Henry Wessel, Jr. - PHOTOGRAPHS London Tuesday, November 2, 2010 | Phillips
  • Provenance

    Private Collection, Europe

  • Literature

    Henry Wessel, exh. cat., Rena Bransten Gallery, San Francisco, 2000

  • Catalogue Essay

    Titles include: Pasadena, Los Angeles, 1974; San Francisco, 1974; Santa Monica, California, 1989; Las Vegas, 1973; Nevada, 1975; Santa Barbara, California, 1977; Waikiki, 1978; Oklahoma, 1975; Albuquerque, New Mexico, 1968; Buena Vista, Colorado, 1973; California, 1973; Tuscon, Arizona, 1974; Southern California, 1985; Walapai, Arizona, 1971; Tucson, Arizona, 1976
    Even though he comes from the East coast of the United States, we usually associate Henry Wessle with the distinctive climate and architecture of California. A transforming moment in his career came when he moved from Rochester, New York during the midwinter of 1970 to San Francisco, where they were still experiencing uninterrupted sunshine! Whether he is working in California, or Hawaii or hanging out in the Southwest (Wessel's photograph of the letters 'ICE' in the midst of a desert epitomizes the present lot - the title of the portfolio is, appropriately, ICONS and contains images as resonant as any painted by Ed Ruscha, another artist whose subject matter is founded on the love of letterforms), what we come to understand of his photographs is their preoccupation with light - "Chances are, if you believe the light," Wessel has said, "you are going to believe that things photographed existed in a world." He moves back and forth between the east and the west coasts, and has extracted some of his richest subject matter from Los Angeles where there is, according to him, a greater "physicality of light."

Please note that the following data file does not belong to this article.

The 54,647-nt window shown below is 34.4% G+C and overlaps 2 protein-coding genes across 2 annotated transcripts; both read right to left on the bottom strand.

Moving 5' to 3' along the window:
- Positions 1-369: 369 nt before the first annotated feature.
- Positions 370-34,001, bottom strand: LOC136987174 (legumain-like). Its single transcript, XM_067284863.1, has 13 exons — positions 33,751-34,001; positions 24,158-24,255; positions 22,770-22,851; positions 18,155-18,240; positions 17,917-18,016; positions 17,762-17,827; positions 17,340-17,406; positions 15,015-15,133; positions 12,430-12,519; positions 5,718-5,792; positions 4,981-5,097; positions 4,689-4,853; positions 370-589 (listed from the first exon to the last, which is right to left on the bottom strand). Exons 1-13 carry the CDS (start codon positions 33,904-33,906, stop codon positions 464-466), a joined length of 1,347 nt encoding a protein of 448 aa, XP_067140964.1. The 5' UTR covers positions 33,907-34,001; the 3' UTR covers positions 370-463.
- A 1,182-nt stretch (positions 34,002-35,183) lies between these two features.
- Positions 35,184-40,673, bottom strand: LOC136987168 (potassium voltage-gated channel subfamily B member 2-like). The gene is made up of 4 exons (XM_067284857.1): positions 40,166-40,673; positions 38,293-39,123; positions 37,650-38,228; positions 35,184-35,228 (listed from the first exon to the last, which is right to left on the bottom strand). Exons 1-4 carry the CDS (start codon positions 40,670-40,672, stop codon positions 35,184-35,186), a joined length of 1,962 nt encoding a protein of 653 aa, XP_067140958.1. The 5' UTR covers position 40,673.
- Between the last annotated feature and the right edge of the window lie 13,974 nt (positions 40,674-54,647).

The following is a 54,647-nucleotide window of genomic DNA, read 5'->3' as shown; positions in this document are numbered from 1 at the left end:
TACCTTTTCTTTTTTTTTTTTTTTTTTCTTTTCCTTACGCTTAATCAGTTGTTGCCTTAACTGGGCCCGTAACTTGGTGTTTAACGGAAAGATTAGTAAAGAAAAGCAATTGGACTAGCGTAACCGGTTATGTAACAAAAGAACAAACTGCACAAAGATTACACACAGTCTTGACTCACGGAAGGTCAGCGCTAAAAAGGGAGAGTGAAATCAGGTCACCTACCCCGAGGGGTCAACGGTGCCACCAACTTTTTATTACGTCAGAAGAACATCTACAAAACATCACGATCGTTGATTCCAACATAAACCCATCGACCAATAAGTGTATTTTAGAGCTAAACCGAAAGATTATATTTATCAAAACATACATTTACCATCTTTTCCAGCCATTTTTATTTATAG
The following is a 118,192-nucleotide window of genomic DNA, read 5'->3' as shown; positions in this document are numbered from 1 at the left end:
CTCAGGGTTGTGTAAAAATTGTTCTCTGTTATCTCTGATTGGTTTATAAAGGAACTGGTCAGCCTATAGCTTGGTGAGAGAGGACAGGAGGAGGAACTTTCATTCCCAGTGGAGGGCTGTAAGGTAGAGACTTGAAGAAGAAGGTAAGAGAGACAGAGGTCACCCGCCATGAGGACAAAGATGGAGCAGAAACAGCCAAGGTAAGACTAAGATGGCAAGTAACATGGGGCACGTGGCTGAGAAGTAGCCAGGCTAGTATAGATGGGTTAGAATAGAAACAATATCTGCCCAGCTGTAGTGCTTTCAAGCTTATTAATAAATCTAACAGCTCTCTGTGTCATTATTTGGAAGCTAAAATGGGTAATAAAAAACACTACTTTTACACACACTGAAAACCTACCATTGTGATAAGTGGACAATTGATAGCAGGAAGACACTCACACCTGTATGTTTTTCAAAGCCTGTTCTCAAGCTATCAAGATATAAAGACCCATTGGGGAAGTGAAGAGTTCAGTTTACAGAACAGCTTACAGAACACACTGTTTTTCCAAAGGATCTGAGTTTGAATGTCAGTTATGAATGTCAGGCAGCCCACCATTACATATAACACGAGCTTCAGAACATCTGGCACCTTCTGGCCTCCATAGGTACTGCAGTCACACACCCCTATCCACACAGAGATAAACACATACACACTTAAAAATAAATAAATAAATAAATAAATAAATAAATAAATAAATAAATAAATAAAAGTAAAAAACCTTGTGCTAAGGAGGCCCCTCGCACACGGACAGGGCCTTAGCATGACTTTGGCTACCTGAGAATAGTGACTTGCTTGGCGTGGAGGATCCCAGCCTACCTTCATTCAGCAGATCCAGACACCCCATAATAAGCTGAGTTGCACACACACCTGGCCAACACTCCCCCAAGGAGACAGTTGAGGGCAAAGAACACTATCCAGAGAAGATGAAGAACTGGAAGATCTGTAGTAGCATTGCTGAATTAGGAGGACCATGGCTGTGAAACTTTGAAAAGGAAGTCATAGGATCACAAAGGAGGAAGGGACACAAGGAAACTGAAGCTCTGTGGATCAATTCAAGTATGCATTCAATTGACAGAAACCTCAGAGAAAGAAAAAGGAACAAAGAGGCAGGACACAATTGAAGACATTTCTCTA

The other crucial part of his work is the imagery of the urban or suburban environment - people sitting, standing, reclining in public spaces, some sculpture-like without the ceremony, others isolated and aimless, and empty phone booths or abandoned objects with their own ambiguity and dignity. There can also be an uncomfortable edge to these images of what was or could have been, but still there is always a charm which is like an 'amuse bouche', initially pleasant then developing into something surprisingly superb and full of depth. These quiet, mannered images build their effect upon the viewer through their smooth composites and graphic unity with an easy mildness which satisfies and lingers.
    In 1971, Wessel received a John Simon Guggenheim Memorial Foundation fellowship and in 1973 his photographs were exhibited at the Museum of Modern Art in New York. Wessel's work was also included in 'New Topographics: Photographs of a Man-Altered Landscape' at the International Museum of Photography in Rochester, New York in 1975. Wessel's photographs are held in the collection of the Art Institute of Chicago; Centre for Creative Photography, University of Arizona, Tucson; Fogg Art Museum, Harvard University, Cambridge, MA.


Icons Portfolio

Cologne: Galerie Thomas Zander, 2007. Fifteen gelatin silver prints, printed 2007.
Each 17.8 x 26.7 cm (7 x 10 1/2 in) or the reverse.
Each signed, titled, dated and numbered 1/5 in pencil on the verso. Colophon. Title page. Plate list. Contained in a linen clamshell case with embossed credit and title. One from an edition of 5 plus 2 artist's proofs.

£45,000 - 55,000 

Sold for £44,450


3 November 2010